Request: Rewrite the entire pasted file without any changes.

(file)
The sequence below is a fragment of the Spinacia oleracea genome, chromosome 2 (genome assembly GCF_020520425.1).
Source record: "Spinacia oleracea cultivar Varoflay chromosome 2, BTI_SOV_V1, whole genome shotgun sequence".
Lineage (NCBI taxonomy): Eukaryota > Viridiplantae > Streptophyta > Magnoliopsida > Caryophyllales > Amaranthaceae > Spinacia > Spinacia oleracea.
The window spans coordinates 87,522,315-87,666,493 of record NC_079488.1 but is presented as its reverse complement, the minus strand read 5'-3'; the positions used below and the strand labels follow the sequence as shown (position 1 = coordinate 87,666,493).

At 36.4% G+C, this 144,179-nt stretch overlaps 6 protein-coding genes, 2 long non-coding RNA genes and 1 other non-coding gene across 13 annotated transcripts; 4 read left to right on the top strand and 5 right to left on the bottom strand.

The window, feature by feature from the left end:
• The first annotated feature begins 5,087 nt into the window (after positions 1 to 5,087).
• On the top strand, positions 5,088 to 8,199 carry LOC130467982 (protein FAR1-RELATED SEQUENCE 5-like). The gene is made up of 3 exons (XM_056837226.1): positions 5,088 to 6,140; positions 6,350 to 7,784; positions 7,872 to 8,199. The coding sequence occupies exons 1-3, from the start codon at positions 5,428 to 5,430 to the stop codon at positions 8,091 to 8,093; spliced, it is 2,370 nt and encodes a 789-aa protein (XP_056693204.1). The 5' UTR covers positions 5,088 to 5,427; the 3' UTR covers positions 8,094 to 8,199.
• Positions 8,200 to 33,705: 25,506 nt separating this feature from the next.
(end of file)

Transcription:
The sequence below is a fragment of the Spinacia oleracea genome, chromosome 2 (genome assembly GCF_020520425.1).
Source record: "Spinacia oleracea cultivar Varoflay chromosome 2, BTI_SOV_V1, whole genome shotgun sequence".
Lineage (NCBI taxonomy): Eukaryota > Viridiplantae > Streptophyta > Magnoliopsida > Caryophyllales > Amaranthaceae > Spinacia > Spinacia oleracea.
The window spans coordinates 87,522,315-87,666,493 of record NC_079488.1 but is presented as its reverse complement, the minus strand read 5'-3'; the positions used below and the strand labels follow the sequence as shown (position 1 = coordinate 87,666,493).

At 36.4% G+C, this 144,179-nt stretch overlaps 6 protein-coding genes, 2 long non-coding RNA genes and 1 other non-coding gene across 13 annotated transcripts; 4 read left to right on the top strand and 5 right to left on the bottom strand.

The window, feature by feature from the left end:
• The first annotated feature begins 5,087 nt into the window (after positions 1 to 5,087).
• On the top strand, positions 5,088 to 8,199 carry LOC130467982 (protein FAR1-RELATED SEQUENCE 5-like). The gene is made up of 3 exons (XM_056837226.1): positions 5,088 to 6,140; positions 6,350 to 7,784; positions 7,872 to 8,199. The coding sequence occupies exons 1-3, from the start codon at positions 5,428 to 5,430 to the stop codon at positions 8,091 to 8,093; spliced, it is 2,370 nt and encodes a 789-aa protein (XP_056693204.1). The 5' UTR covers positions 5,088 to 5,427; the 3' UTR covers positions 8,094 to 8,199.
• Positions 8,200 to 33,705: 25,506 nt separating this feature from the next.